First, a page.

More than 300,000 mobile phones are believed to be in use in North Korea, which strictly controls the flow of information in and out of its territory in an effort to keep its 24 million people brainwashed and make them conform to the regime.

And according to the Straits Times (Singapore):

Pyongyang has ordered institutions and households to report on how many computers and even portable data storage devices such as USBs and MP3 players they own, early in 2011, according to a Seoul government source.

The North Korean police agency is in charge of keeping track of the IT gadgets possessed by everyone, presses criminal charges against those who failed to report and even confiscates many of the gadgets, the source said.

The reclusive communist state has been running a unit of authorities for years to crack down on North Koreans watching South Korean soap operas or foreign movies, which they call ‘non-socialist video’.

Pyongyang is also reinforcing a crackdown on use of cellphones and the Internet. It is estimated that more than 400,000 mobile phones are being used in North Korea. North Koreans are required to get government permission to use cell phones. They are also banned from bringing them into the country or using cell phones bought overseas.

Foreign members of international non-governmental organisations working in North Korea were also told to follow domestic regulations on cell phones.

It appears that the DPRK is attempting to treat these products the same way it has treated radios for decades.  Lankov writes in his book, North of the DMZ:

Certainly, a person with some technical knowledge can easily make the necessary adjustments and transform such a receiver into a real radio. To prevent this from happening, the police undertake periodic random inspections of all registered receivers. Controlling the correct use of radio receivers is also an important duty of the heads of the so-called people’s groups or inminban. The head of an inminban can break into any house at any time (even in the dead of night) to check for the possible use of a non-registered receiver.

If a North Korean has access to foreign currency, he or she can buy a foreign-made radio set in one of the numerous hard-currency shops. However, after purchase the radio set was subjected to minor surgery in a police workshop — its tuning had to be fixed, so it could only receive official Pyongyang broadcasts (it appears this practice is declining in recent years).

The control was never perfect…

Of course it is questionable as to whether the inminban play a reliable role in “law enforcement” these days.  Instead, individuals in these positions seem to play an increasing role in shielding their residents from Pyongyang’s dictates rather than assuming a pure-exploitation position.  In the past we have seen how inminban effectiveness can affect local real estate prices.  Also, when the government needed to apologize for the disastrous “recent” currency reform, they did so in person to the inminban representatives.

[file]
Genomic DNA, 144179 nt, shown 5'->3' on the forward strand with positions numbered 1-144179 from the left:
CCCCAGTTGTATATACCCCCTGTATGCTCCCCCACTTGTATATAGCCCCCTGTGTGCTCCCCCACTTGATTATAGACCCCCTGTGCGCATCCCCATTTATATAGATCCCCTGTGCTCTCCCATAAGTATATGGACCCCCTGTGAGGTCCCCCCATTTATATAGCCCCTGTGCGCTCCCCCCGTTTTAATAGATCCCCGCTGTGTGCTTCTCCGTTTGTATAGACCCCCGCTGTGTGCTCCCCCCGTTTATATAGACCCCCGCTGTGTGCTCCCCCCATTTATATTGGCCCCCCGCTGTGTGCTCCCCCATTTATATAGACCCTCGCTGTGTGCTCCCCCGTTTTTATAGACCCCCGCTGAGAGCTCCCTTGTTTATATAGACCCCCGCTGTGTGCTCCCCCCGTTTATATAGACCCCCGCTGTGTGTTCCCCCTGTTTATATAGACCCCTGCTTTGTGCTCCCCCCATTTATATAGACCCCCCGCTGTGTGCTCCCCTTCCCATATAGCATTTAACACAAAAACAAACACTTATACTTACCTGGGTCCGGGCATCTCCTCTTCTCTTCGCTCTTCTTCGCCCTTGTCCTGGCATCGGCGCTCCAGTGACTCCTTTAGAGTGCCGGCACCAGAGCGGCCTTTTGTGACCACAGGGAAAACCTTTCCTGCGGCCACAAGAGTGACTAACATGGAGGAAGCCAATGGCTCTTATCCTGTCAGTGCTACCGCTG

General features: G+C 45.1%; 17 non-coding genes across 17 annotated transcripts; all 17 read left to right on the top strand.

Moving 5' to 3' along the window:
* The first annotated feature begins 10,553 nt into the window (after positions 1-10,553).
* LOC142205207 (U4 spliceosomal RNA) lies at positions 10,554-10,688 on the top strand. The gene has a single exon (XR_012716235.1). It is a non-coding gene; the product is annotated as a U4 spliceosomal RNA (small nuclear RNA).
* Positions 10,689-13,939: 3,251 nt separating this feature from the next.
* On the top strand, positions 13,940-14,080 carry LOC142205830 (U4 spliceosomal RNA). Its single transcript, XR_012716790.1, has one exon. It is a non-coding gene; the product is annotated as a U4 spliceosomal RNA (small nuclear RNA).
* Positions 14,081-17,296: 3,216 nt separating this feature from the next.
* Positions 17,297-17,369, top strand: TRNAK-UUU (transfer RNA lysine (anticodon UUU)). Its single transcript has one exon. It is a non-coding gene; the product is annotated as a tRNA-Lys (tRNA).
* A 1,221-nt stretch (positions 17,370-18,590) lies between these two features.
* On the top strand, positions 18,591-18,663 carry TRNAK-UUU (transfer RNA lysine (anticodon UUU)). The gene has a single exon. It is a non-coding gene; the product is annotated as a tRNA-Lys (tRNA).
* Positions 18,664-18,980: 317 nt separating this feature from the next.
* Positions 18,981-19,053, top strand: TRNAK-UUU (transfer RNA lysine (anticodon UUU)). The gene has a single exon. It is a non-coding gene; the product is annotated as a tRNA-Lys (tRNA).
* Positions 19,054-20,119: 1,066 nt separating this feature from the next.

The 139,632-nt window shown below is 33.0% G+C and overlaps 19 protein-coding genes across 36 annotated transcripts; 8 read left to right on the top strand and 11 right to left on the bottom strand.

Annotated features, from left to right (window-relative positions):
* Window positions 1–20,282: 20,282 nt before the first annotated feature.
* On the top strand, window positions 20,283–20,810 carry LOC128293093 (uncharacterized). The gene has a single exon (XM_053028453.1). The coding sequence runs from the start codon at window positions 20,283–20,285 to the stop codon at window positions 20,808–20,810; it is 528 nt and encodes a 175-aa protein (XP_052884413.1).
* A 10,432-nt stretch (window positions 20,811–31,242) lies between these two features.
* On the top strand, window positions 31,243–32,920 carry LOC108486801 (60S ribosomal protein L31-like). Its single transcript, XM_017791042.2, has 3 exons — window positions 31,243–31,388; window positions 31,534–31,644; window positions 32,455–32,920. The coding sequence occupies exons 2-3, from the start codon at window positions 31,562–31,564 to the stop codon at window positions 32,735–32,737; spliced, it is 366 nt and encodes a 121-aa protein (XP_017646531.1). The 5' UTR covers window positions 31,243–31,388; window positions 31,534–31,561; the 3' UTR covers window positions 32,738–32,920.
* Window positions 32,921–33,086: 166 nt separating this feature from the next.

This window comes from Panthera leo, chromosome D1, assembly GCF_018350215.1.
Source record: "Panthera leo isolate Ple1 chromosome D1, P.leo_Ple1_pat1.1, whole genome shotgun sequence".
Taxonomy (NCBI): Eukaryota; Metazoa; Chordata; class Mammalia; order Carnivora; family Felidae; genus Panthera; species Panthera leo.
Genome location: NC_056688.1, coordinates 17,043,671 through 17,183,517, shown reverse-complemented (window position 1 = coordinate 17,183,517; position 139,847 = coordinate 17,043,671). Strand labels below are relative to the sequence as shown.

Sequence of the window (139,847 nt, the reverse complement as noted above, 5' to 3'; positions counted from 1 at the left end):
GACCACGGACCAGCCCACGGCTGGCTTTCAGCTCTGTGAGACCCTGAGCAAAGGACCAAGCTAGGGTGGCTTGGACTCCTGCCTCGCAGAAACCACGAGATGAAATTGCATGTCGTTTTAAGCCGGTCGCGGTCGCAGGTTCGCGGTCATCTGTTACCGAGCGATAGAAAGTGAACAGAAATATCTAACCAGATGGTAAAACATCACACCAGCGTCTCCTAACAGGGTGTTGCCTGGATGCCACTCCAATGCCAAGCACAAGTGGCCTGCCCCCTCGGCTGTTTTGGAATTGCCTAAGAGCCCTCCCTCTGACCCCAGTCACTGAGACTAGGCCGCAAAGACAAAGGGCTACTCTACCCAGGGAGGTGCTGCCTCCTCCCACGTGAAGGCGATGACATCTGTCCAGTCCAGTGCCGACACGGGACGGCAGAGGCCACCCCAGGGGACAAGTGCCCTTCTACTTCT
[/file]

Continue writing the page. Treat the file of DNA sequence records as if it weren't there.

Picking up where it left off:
Given the proliferation of electronic devices, particularly in Pyongyang, in combination with the capacity of local police to carry out this mission, I believe the actual result of this policy will be the registration of “some” electronic devices along with the hiding and bribing required to keep others off the books.  So inspection police just got a raise!


US reduces support for Free North Korea Radio

Monday, January 24th, 2011

According to Radio Netherlands Worldwide:

Free North Korea Radio, a South Korea-based shortwave station targeting North Koreans, saw its annual financial support of 400,000 to 500,000 US dollars from the US government more than halved last year, a first since the station`s foundation in 2004, due to accounting errors. Mainly led by North Korean defectors, the station lets North Koreans know what is happening in both South Korea and the world by renting foreign shortwave frequencies with US funds. The broadcaster also breaks news about the isolated communist country to South Koreans. If financial support decreases, such activities cannot continue.

Read the full story here:
US government reduces support for Free North Korea Radio
Radio Netherlands Worldwide
Andy Sennitt


Crack in Orwellian paradise

Sunday, November 21st, 2010

Lankov writes in the Korea Times:

One of the most important peculiarities of North Korean life is the degree of isolation of North Koreans from entire world. The government does not want them to be aware of some facts which contradict the officially approved picture of the world and their own country. To make sure that propaganda has no competition, the North Korean authorities eliminate all possible sources of alternative information.

Few if any Communist countries were as efficient as North Korea in cutting their population off from the unwanted and unauthorized knowledge about the world beyond the nation’s boundaries.

Few North Koreans are ever allowed to leave their country. The only statistically large but non-privileged group of people with overseas experience was the Siberian loggers who were sent to the wilderness of Southern Siberia from the late 1960s onwards. However, that part of the world is not famous for a high density population, so their contact with the locals was kept at a bare minimum (and North Korean authorities saw to this).

All other groups of North Koreans who were allowed to travel overseas formed the upper crust of society and by definition were carefully chosen for their supposed political reliability. These privileged few were diplomats, crews of the North Korean ships and planes as well as a handful of the people who were allowed to participate in international exchanges, largely of academic nature. These people had a lot to lose, and they also knew that their families would pay a high price for any wrongdoing they committed, thus they seldom caused trouble. They are least likely to talk much about overseas life.